Professor Antony Galione FRS FMedSci is a Scientific Founder and Consultant of IntraBio Inc. In 2016, Professor Galione was elected a Fellow of The Royal Society for his groundbreaking work on calcium signalling. Professor Galione is the Professor of Pharmacology at the University of Oxford, where he was previously head of the department. Professor Galione has received the Novartis Prize of the British Pharmacological Society for his scientific contributions to pharmacology (2001), and became a Fellow of the Academy of Medical Sciences for his contributions to the advancement of medical science (2010). He has been a Harkness Fellow at Johns Hopkins University studying the role of calcium signals in early development and has been successively a Beit Memorial Fellow, Wellcome Trust Career Development Fellow, and Wellcome Trust Senior Fellow in Basic Biomedical Research. Prior to being elected to a Tutorial Fellowship at New College, Oxford in 1998, Professor Galione held The Hayward Junior Research Fellowship at Oriel College and Staines Medical Fellowship at Exeter College.
Professor Galione received a BA in Natural Sciences (Part 2 Pharmacology) and PhD in Zoology from Trinity College, Cambridge, having worked on the role of calcium oscillations in cell activation in Sir Michael Berridge’s laboratory. Professor Galione has authored over 200 publications, and his work has been pivotal in discovering new calcium signalling pathways and establishing the concept of multiple calcium mobilizing messengers, which linked cell surface stimuli to the release of internal calcium stores, and identified their target channels and organelles. His research has enhanced the understanding of how calcium as a ubiquitous cellular regulator may control a myriad of cellular processes with precision.
Professor Frances Platt FMedSci is a Scientific Founder and Consultant of IntraBio Inc. She is a Professor of Biochemistry and Pharmacology in the Department of Pharmacology at the University of Oxford, and her research focusses on the biology and pathobiology of glycosphingolipids and lysosomal storage disorders. Previously, Professor Platt’s research led to the development of miglustat for the treatment of glycosphingolipid lysosomal storage diseases while she was a Lister Institute of Preventive Medicine Senior Research Fellow at the University of Oxford. She was elected a Fellow of the Academy of Medical Sciences in 2011, received a Royal Society Wolfson Merit Award in 2013 and in 2016 she became a Wellcome Trust Investigator in Science. She has been awarded the Alan Gordon Memorial Award and the Horst Bickel Award for advances in metabolic disease therapy.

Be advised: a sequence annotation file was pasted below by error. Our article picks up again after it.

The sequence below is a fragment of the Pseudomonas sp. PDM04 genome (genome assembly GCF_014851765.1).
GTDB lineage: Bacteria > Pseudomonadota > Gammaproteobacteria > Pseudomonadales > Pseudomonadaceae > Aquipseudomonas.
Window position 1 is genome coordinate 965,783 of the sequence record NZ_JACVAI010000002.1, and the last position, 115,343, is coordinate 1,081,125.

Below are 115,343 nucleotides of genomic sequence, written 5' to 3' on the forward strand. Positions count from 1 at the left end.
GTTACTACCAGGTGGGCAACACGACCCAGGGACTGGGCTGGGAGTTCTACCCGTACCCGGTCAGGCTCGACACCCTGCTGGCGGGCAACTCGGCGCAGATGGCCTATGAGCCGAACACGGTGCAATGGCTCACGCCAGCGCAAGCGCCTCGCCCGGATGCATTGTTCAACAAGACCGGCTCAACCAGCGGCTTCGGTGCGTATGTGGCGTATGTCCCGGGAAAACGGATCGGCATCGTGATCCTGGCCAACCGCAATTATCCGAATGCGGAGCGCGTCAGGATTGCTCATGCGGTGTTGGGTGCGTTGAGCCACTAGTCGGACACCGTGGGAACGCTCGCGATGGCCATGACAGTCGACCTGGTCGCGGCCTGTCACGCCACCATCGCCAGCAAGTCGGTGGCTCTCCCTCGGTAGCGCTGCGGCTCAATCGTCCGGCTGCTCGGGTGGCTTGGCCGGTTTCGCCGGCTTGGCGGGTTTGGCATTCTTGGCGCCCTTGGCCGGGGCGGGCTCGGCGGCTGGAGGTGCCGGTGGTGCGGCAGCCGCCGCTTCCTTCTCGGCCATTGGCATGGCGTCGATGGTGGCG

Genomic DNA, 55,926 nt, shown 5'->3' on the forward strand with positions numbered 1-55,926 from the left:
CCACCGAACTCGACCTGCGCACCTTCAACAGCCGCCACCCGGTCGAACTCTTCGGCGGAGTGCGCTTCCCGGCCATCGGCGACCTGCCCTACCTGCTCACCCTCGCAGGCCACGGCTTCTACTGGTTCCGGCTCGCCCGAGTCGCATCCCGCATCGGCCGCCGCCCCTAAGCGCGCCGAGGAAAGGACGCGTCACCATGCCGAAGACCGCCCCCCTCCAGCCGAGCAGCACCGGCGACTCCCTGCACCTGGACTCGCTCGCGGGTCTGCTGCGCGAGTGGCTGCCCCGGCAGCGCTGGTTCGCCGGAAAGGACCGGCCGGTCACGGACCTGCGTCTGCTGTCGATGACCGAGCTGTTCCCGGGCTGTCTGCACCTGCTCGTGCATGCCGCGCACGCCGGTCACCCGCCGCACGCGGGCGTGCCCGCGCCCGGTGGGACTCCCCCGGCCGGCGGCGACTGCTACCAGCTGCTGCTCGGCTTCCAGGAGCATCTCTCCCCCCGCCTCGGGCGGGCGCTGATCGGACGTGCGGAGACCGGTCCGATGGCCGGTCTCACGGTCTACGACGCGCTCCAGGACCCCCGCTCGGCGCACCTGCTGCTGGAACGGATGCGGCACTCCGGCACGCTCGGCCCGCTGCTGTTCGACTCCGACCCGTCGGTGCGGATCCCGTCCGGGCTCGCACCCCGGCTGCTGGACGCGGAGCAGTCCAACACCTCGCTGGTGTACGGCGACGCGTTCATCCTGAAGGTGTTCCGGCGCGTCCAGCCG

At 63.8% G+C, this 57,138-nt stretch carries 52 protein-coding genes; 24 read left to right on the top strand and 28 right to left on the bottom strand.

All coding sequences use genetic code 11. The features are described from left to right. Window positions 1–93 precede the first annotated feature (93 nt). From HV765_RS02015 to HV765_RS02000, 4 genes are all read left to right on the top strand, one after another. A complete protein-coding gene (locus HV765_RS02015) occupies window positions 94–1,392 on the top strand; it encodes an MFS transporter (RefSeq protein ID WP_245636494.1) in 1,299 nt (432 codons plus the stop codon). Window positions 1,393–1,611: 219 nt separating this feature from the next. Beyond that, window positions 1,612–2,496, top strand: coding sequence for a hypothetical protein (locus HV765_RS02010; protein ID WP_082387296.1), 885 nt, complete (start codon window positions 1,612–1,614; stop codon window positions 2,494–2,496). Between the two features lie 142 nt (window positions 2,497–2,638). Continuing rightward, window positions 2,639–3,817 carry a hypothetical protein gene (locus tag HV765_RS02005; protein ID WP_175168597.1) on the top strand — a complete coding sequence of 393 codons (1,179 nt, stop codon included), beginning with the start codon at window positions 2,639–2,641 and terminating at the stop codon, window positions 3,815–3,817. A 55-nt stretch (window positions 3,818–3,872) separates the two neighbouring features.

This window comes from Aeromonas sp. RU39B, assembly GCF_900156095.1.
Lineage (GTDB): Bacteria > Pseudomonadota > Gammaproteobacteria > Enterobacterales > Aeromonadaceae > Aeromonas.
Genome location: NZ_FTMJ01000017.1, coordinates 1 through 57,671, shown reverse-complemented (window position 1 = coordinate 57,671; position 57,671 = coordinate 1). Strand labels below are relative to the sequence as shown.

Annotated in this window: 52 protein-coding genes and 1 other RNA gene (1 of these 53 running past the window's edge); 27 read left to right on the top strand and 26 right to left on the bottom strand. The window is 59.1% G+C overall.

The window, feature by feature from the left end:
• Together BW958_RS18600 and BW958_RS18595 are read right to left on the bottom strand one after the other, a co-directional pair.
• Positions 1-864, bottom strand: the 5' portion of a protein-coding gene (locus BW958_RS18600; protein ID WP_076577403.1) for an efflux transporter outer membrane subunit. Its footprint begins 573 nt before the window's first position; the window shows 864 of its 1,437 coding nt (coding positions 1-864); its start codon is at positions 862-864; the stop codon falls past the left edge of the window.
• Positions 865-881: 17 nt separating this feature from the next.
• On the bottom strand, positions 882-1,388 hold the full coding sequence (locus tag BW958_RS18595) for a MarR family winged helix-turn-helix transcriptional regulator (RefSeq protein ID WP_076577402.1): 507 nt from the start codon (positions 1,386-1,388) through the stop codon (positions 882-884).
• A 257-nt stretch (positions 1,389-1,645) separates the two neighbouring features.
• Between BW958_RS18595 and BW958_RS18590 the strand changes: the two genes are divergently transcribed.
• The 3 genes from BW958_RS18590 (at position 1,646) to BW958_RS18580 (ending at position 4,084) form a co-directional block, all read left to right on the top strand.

Professor Platt received a BSc in Zoology at Imperial College, University of London, and a PhD from the University of Bath in Animal Physiology. She was a post-doctoral fellow at Washington University Medical School in St Louis, USA before returning in 1989 to the Department of Biochemistry at the University of Oxford. She moved to the Department of Pharmacology at the University of Oxford in 2006.
Professor Michael Strupp, MD, FRCP, FANA, FEAN is a Scientific Founder and Consultant for IntraBio Inc. Professor Strupp is a Professor at the University of Munich, Germany in the Department of Neurology and German Centre for Vertigo and Balance Disorders. His expertise is in therapy for vestibular, ocular motor, and cerebellar disorders. Professor Strupp’s research has demonstrated the effectiveness of vestibular exercises in acute vestibular neuritis in a controlled clinical trial, and introduced three new therapeutic principles: aminopyridines, as potassium channel blockers, for the treatment of downbeat, upbeat and central positioning nystagmus as well as episodic ataxia type 2; chlorzoxazone for the therapy of downbeat nystagmus; and, more recently, acetyl-DL-leucine for the treatment of ataxias and Niemann-Pick Type C. His study demonstrating the benefit of steroids in acute vestibular neuritis, a placebo-controlled, four-arm trial was published in the NEJM. Currently, Professor Strupp is the principal investigator of six ongoing clinical trials, and very much engaged in the “International Classification of Vestibular Disorders”, leading two of the groups.
Professor Strupp studied medicine at the Technical University of Aachen and in Rochester, N.Y. before working for three years in basic neurophysiological research, mainly doing patch-clamp recordings at Baylor College, Houston, in Montpellier and in Munich. Professor Strupp has authored 342 PubMed listed papers and five books on vertigo, dizziness and ocular motor disorders. He is currently the Editor-in-Chief of Frontiers in Neuro-otology, Joint Chief Editor of The Journal of Neurology, and a Member of the Editorial Board of Neurology. He has received many clinical and scientific awards, including the Hallpike-Nylen Award in 2016. He is a very passionate teacher and was awarded ‘Best Teacher’ by the German Neurological Society.